• Initiatives that aim at integrating SUDs health services and general healthcare within the health systems e.g. by improving coordination between emergency departments and primary care settings 
  • Coping strategies from health care structures offering SUDs care such as from primary care, specialty substance use disorder treatment (including residential and outpatient settings), mental health care, infectious disease clinics, school clinics, community health centers, hospitals, emergency departments, and others
  • Financing models and policy changes potentially driving health reform efforts to develop effective and sustainable financing high-quality care that integrates behavioral health and general health care.
  • Economic analyses such as cost-effectiveness and cost-benefit studies which assess the value of substance use Interventions. 
  • Initiatives that aim at implementing optimal, effective infrastructure for the SUDs prevention and treatment system.
  • Challenges related to healthcare workforce in the field e.g. shortages, training, coordination.

Image credit: © orcea david / stock.adobe.com 

  1. People who inject drugs (PWID) in Europe are at an increased risk of HIV/AIDS, chronic viral hepatitis B (HBV) and C (HCV), and tuberculosis (TB). We aimed to complement the evidence base on interventions opti...

    Authors: Ilonka Horváth, Otilia Mårdh and Tanja Schwarz
    Citation: BMC Health Services Research 2023 23:1352
  2. South Africa presents one of the riskiest patterns of alcohol consumption, with per capita consumption above the African regional average. Globally, there has been an increased focus on the potential of appoin...

    Authors: Lynne Goldschmidt, Buyisile Mncina, Malose Langa, Steven Rebello, Thokozile Budaza, Josephine Tshabalala and Tom Achoki
    Citation: BMC Health Services Research 2023 23:1227
  3. Scotland has the highest rate of drug related deaths (DRD) in Europe. These are deaths in people who use drugs such as heroin, cocaine, benzodiazepines and gabapentinoids. It is a feature of deaths in Scotland...

    Authors: Karen Berry, Catriona Matheson, Joe Schofield, Joshua Dumbrell, Tessa Parkes, Duncan Hill, Mary Kilonzo, Graeme MacLennan, Duncan Stewart, Trina Ritchie and Michael Turner
    Citation: BMC Health Services Research 2023 23:1205
  4. Individuals who have a low socio-economic position (SEP) are more likely to smoke and face greater barriers to quitting tobacco. However, the effectiveness of tailored interventions has been limited probably d...

    Authors: Aurélia Manns, Sarah Mahdjoub, Gladys Ibanez, Emilie Jarrier, Ava Daeipour, Maria Melchior and Fabienne El-Khoury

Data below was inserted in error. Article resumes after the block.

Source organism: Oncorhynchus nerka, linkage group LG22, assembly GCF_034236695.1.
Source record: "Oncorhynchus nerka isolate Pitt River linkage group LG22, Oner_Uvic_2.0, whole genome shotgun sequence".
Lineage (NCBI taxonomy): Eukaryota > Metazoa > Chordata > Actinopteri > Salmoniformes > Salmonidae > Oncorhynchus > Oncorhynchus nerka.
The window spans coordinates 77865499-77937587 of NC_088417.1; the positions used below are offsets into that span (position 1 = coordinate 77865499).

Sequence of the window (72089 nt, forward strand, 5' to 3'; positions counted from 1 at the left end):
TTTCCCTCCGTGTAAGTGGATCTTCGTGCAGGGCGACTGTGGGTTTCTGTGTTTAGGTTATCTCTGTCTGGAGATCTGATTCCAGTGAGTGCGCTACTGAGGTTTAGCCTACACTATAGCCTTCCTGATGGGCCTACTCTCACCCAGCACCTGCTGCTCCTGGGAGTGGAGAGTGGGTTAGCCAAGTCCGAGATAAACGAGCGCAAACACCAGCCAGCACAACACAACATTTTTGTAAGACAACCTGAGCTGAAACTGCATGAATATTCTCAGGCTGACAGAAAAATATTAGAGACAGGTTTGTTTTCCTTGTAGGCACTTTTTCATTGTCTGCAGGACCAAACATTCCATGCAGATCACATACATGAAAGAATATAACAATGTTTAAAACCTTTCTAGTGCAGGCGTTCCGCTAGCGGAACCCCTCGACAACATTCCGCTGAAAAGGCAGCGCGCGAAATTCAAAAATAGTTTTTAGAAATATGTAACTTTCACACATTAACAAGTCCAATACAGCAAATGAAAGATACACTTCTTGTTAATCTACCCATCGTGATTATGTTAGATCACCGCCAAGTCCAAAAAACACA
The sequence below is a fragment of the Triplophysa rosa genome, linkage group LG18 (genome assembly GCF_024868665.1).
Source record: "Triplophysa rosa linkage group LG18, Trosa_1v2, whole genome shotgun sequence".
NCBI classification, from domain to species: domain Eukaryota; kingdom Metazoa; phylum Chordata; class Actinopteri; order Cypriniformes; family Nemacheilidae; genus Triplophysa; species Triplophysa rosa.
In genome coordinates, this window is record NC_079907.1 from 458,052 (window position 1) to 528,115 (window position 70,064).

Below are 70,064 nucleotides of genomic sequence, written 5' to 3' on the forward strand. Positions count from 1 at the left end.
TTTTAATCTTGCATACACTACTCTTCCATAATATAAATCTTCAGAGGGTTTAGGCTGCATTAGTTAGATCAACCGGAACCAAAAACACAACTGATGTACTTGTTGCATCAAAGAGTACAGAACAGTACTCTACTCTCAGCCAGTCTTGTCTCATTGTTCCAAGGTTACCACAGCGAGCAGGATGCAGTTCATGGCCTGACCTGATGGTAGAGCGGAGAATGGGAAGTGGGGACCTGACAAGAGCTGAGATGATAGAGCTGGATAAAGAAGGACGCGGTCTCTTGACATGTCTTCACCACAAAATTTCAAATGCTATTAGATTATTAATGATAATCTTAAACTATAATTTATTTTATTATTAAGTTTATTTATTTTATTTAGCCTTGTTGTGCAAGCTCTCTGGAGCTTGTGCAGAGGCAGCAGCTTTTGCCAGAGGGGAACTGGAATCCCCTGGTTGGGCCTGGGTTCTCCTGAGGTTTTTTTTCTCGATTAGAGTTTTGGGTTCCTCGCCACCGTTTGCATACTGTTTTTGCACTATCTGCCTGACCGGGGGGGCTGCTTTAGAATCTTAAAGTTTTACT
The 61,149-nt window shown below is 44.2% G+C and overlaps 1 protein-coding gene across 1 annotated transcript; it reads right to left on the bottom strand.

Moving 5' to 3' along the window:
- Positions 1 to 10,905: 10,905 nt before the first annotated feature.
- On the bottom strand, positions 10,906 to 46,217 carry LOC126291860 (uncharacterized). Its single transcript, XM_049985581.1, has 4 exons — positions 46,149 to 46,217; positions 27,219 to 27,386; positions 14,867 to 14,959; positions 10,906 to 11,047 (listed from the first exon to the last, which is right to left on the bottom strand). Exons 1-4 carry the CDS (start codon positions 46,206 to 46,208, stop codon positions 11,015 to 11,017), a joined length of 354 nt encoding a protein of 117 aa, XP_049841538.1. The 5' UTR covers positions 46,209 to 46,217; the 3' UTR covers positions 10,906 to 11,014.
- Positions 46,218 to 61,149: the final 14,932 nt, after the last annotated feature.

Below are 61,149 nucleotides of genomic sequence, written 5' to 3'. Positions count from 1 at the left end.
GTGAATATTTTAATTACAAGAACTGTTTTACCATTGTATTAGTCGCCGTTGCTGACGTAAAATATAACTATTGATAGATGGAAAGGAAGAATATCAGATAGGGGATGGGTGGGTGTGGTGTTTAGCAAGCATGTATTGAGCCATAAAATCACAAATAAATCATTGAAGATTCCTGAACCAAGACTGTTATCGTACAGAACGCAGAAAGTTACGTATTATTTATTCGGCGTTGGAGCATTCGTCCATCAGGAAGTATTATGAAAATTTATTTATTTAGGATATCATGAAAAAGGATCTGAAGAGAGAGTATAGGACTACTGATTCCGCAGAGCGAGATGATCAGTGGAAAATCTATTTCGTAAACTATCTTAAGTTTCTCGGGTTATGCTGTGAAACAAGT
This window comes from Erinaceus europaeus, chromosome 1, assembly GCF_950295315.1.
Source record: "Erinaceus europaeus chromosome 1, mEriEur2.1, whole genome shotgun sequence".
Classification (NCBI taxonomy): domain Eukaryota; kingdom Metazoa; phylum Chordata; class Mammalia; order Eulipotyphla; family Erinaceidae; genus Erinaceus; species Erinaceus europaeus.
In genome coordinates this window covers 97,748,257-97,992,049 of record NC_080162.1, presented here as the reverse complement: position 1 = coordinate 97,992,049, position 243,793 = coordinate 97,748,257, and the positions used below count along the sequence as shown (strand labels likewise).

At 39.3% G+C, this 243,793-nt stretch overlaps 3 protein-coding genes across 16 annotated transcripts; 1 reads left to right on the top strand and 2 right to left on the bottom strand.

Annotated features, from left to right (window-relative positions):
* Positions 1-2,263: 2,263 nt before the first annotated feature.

Citation: BMC Health Services Research 2023 23:993
  5. Opioid overdose death rates are increasing for adults aged 55 and older, with especially high rates in large urban areas. In parallel, admissions to treatment programs for older adults using illicit substances...

    Authors: Maryann Mason, Lori Ann Post and Rahul Aggarwal
    Citation: BMC Health Services Research 2023 23:876
  6. Fatal drug overdoses and serious injection-related infections are rising in the US. Multiple concurrent infections in people who inject drugs (PWID) exacerbate poor health outcomes, but little is known about h...

    Authors: John J. Chiosi, Peter P. Mueller, Jagpreet Chhatwal and Andrea L. Ciaranello
    Citation: BMC Health Services Research 2023 23:760

Submission Guidelines

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This Collection welcomes submission of Research Articles. Before submitting your manuscript, please ensure you have read our submission guidelines. Articles for this Collection should be submitted via our submission system, Snapp. During the submission process you will be asked whether you are submitting to a Collection, please select "Health services for substance use disorders" from the dropdown menu.

Articles will undergo the journal’s standard peer-review process and are subject to all of the journal’s standard policies. Articles will be added to the Collection as they are published.

The Guest Editors have no competing interests with the submissions which they handle through the peer review process. The peer review of any submissions for which the Guest Editors have competing interests is handled by another Editorial Board Member who has no competing interests.